NACS, Retailers Bring Swipe Fee Battle to Legal Arena

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NACS, Retailers Bring Swipe Fee Battle to Legal Arena


WASHINGTON, D.C. -- The battle over swipe fee reform played out on Capitol Hill this past spring, with the Federal Reserve setting a new cap on the cost of debit card transactions in June. Now, the National Association of Convenience Stores (NACS), Miller Oil and other groups are bringing the swipe fee battle to the courts.

The new swipe fee regulations, which in part cap the fees at 21 cents plus 0.05 percent of the transaction, took hold on Oct. 1. In a newly filed lawsuit in U.S. District Court in Washington, D.C., the plaintiffs (NACS, Norfolk-based Miller Oil Co., the Food Marketing Institute, the National Retail Federation and Boscov's Department Store) argue that the new regulations have led to increased -- not decreased -- fees for some retailers.

"The Federal Reserve missed an opportunity to give consumers the relief that they deserve and this needs to be corrected," said NACS President and CEO Hank Armour.

This past December, the Federal Reserve Board determined that it costs banks an average of 4 cents to process a debit transaction, and proposed that the fees be capped at no more than 12 cents per transaction -- triple the banks' actual cost. The proposed cap set off a flurry of lobbying activity, pitting the retail industry against so-called big banks. When the board issued its final rule this past summer, the cap was set at more than five times the determined cost.

While the Dodd-Frank law said the Fed could consider the incremental costs of acquiring, clearing and settling each transaction, and specifically prohibited any other expenses from being used to inflate those costs, the lawsuit alleges that the Fed, under pressure from the banks and card industry, included costs that were barred by the law, according to a NACS statement on the lawsuit.

"The proposed rules followed the law, but the Federal Reserve Board changed its view of the law midcourse and without justification when issuing the final rules," said Doug Kantor, a partner at the Washington law firm of Steptoe & Johnson and lead counsel in the lawsuit. "Not only did the final version fail to introduce competition, it provided a loophole for the big banks to exploit and actually increase some fees. The Fed's job was to implement the law as written and it did not do that."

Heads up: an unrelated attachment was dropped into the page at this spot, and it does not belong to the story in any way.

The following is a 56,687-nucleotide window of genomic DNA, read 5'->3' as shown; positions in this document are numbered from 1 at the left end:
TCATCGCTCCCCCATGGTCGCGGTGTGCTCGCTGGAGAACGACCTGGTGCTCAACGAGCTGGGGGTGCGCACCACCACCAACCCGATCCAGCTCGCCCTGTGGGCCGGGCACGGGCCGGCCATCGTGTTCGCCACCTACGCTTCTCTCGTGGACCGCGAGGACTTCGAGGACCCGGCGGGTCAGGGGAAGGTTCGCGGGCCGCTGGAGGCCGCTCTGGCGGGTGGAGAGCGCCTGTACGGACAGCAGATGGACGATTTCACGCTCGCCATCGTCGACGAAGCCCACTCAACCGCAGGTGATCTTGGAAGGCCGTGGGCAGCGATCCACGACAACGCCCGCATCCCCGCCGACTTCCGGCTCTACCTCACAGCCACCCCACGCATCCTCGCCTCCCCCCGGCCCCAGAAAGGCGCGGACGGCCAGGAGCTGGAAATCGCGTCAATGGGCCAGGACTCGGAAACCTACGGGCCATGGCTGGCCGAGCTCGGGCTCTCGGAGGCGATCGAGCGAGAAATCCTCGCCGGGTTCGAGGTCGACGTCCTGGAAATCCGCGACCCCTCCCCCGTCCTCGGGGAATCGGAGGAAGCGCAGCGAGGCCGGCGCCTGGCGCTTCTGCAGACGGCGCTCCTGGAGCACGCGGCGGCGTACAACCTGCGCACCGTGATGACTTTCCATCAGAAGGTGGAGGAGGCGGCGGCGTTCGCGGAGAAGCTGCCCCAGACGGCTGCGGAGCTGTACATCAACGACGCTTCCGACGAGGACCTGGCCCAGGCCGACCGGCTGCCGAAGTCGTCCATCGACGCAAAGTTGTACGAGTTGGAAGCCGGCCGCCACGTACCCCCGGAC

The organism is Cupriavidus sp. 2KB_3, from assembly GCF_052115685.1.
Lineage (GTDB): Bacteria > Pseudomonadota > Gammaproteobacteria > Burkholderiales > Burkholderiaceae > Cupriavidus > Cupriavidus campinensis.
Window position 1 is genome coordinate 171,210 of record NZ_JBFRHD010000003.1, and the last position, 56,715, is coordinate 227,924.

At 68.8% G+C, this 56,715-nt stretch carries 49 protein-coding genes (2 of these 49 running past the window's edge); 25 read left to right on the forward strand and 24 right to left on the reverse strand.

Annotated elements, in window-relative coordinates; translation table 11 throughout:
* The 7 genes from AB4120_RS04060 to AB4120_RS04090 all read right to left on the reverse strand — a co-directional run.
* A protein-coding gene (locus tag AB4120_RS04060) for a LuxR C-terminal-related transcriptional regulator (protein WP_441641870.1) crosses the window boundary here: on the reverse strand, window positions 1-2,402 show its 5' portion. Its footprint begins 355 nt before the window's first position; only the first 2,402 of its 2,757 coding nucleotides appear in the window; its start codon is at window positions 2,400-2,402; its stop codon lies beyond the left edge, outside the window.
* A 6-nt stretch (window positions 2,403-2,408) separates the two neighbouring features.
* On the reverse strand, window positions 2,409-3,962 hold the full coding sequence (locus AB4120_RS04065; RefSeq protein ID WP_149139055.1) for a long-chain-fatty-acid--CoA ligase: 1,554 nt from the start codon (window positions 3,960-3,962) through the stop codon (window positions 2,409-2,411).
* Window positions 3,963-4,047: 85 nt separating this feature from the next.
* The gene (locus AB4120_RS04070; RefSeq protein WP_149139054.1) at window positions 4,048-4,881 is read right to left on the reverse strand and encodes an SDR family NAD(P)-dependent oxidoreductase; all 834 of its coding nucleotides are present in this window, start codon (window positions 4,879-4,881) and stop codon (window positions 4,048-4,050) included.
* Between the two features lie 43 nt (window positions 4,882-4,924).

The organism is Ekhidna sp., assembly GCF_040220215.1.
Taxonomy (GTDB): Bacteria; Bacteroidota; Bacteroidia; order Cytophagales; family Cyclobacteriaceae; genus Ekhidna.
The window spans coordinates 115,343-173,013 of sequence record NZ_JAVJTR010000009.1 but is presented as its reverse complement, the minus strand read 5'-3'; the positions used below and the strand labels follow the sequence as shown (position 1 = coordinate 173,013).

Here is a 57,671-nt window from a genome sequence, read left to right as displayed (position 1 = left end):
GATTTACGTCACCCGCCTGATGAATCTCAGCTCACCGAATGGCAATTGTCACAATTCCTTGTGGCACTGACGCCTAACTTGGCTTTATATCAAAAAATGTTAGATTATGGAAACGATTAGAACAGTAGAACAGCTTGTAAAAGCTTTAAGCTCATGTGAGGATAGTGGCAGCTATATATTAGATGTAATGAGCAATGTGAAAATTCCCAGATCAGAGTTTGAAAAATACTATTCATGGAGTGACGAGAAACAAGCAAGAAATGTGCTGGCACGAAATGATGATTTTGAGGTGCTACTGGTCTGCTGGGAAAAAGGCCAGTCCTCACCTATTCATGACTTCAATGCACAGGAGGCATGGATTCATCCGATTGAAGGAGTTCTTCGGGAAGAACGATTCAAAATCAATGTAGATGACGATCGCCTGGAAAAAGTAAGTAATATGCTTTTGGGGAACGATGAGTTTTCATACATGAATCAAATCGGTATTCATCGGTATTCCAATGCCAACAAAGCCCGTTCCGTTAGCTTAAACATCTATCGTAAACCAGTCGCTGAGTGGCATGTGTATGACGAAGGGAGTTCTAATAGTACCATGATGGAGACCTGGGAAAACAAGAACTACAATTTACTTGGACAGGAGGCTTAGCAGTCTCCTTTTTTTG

The approximate 21-cent cap would lower debit card swipe fees for most purchases, which averaged 44 cents but could range as high as several dollars under the previous formula of 1 to 2 percent of the transaction amount. This fall, however, both Visa and MasterCard announced that they would charge the maximum amount even on small-ticket transactions that previously cost merchants as little as 6 to 8 cents.

"Forcing small businesses to pay three times as much to the big banks on small purchases was clearly not the intent of the law and is further evidence that the Fed got it wrong," Kantor said.

The plaintiffs also said the Fed's final rules discourage competition among debit card networks. In order to establish a competitive market between networks such as NYCE, Pulse and Plus, as well as the Visa and MasterCard networks, the law required that merchants be given a choice of two networks on any transaction. Under the Fed's final regulations, however, banks can limit their cards so that merchants may never have a choice of network. The lack of competition will allow the dominant networks to continue increasing their fees.

"Reducing swipe fees is good for consumers, good for small businesses and a good way to take unnecessary costs out of the system and invigorate our country's economic engine," Kantor said. "By not implementing the letter and the intent of the law, the Federal Reserve Board failed in its duty and missed an opportunity to give consumers and businesses the relief they deserve. This litigation is about correcting those mistakes."